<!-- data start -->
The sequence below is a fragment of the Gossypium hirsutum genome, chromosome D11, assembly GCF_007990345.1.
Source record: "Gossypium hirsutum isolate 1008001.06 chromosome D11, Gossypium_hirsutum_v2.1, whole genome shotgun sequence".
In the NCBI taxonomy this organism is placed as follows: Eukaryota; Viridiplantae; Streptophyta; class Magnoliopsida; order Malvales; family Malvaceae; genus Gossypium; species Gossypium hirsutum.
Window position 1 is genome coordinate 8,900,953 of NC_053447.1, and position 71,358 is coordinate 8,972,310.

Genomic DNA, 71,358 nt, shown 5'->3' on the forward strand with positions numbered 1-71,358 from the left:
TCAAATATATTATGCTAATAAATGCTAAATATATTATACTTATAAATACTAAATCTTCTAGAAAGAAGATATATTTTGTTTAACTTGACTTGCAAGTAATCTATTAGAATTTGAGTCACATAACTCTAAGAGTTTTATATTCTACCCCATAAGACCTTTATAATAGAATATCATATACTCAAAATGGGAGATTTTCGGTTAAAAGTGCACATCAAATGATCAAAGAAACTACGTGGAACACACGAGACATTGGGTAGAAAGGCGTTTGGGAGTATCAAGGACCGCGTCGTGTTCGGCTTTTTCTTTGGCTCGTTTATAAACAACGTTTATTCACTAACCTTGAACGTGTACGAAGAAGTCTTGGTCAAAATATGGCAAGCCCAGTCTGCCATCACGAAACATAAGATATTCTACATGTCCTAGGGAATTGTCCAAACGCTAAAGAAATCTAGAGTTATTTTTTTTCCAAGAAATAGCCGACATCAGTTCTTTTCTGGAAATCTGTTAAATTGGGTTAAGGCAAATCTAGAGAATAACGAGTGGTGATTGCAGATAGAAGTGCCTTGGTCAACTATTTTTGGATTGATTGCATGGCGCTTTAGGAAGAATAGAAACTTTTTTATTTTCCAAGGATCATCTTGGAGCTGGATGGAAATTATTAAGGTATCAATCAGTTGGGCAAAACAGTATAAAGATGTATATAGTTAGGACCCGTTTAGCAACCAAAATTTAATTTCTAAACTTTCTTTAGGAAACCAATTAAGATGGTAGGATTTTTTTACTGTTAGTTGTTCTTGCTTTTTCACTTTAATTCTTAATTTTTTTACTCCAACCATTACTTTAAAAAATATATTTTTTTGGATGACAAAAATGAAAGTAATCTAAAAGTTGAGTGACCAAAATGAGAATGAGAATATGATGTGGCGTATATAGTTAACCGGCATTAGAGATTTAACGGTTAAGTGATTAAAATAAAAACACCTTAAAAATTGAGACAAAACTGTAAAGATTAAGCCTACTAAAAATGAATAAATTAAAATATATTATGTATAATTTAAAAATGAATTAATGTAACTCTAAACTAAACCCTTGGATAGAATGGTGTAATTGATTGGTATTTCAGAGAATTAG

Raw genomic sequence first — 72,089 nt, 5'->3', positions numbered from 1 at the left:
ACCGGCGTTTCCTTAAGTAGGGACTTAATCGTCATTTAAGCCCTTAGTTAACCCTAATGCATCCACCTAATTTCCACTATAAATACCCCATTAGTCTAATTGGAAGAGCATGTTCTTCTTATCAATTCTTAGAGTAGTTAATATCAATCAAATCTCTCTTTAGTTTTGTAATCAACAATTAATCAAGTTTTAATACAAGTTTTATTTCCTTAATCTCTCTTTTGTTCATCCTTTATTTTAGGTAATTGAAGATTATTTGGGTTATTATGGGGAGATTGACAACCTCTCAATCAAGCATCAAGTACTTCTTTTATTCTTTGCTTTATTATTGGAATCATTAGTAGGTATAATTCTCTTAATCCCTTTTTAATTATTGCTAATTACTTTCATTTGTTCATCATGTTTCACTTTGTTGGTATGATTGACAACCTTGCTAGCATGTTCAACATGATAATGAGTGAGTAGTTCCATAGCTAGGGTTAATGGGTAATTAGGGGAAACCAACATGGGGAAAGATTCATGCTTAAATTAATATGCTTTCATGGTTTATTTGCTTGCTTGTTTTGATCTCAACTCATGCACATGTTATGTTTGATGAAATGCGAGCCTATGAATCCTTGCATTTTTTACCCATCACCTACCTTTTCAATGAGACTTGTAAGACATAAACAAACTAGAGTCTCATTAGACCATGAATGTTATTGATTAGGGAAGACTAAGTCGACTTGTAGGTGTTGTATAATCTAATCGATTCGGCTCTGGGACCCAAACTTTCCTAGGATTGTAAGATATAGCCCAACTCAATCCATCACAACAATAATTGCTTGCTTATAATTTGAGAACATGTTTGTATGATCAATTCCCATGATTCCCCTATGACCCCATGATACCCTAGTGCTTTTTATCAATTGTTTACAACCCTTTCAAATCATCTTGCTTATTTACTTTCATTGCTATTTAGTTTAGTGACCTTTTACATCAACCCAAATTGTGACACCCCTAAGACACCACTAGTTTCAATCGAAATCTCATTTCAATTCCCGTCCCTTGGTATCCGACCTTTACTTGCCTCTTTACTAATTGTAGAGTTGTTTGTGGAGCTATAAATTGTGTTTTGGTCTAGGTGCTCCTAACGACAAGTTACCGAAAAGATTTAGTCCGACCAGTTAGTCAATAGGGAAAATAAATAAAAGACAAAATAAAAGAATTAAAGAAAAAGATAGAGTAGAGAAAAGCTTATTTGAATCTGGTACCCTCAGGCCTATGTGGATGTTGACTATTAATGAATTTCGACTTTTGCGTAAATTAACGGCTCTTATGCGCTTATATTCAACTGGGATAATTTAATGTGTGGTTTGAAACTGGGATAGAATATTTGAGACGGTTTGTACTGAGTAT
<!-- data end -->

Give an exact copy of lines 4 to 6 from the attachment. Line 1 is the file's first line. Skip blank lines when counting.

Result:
Window position 1 is genome coordinate 8,900,953 of NC_053447.1, and position 71,358 is coordinate 8,972,310.

Genomic DNA, 71,358 nt, shown 5'->3' on the forward strand with positions numbered 1-71,358 from the left:
TCAAATATATTATGCTAATAAATGCTAAATATATTATACTTATAAATACTAAATCTTCTAGAAAGAAGATATATTTTGTTTAACTTGACTTGCAAGTAATCTATTAGAATTTGAGTCACATAACTCTAAGAGTTTTATATTCTACCCCATAAGACCTTTATAATAGAATATCATATACTCAAAATGGGAGATTTTCGGTTAAAAGTGCACATCAAATGATCAAAGAAACTACGTGGAACACACGAGACATTGGGTAGAAAGGCGTTTGGGAGTATCAAGGACCGCGTCGTGTTCGGCTTTTTCTTTGGCTCGTTTATAAACAACGTTTATTCACTAACCTTGAACGTGTACGAAGAAGTCTTGGTCAAAATATGGCAAGCCCAGTCTGCCATCACGAAACATAAGATATTCTACATGTCCTAGGGAATTGTCCAAACGCTAAAGAAATCTAGAGTTATTTTTTTTCCAAGAAATAGCCGACATCAGTTCTTTTCTGGAAATCTGTTAAATTGGGTTAAGGCAAATCTAGAGAATAACGAGTGGTGATTGCAGATAGAAGTGCCTTGGTCAACTATTTTTGGATTGATTGCATGGCGCTTTAGGAAGAATAGAAACTTTTTTATTTTCCAAGGATCATCTTGGAGCTGGATGGAAATTATTAAGGTATCAATCAGTTGGGCAAAACAGTATAAAGATGTATATAGTTAGGACCCGTTTAGCAACCAAAATTTAATTTCTAAACTTTCTTTAGGAAACCAATTAAGATGGTAGGATTTTTTTACTGTTAGTTGTTCTTGCTTTTTCACTTTAATTCTTAATTTTTTTACTCCAACCATTACTTTAAAAAATATATTTTTTTGGATGACAAAAATGAAAGTAATCTAAAAGTTGAGTGACCAAAATGAGAATGAGAATATGATGTGGCGTATATAGTTAACCGGCATTAGAGATTTAACGGTTAAGTGATTAAAATAAAAACACCTTAAAAATTGAGACAAAACTGTAAAGATTAAGCCTACTAAAAATGAATAAATTAAAATATATTATGTATAATTTAAAAATGAATTAATGTAACTCTAAACTAAACCCTTGGATAGAATGGTGTAATTGATTGGTATTTCAGAGAATTAG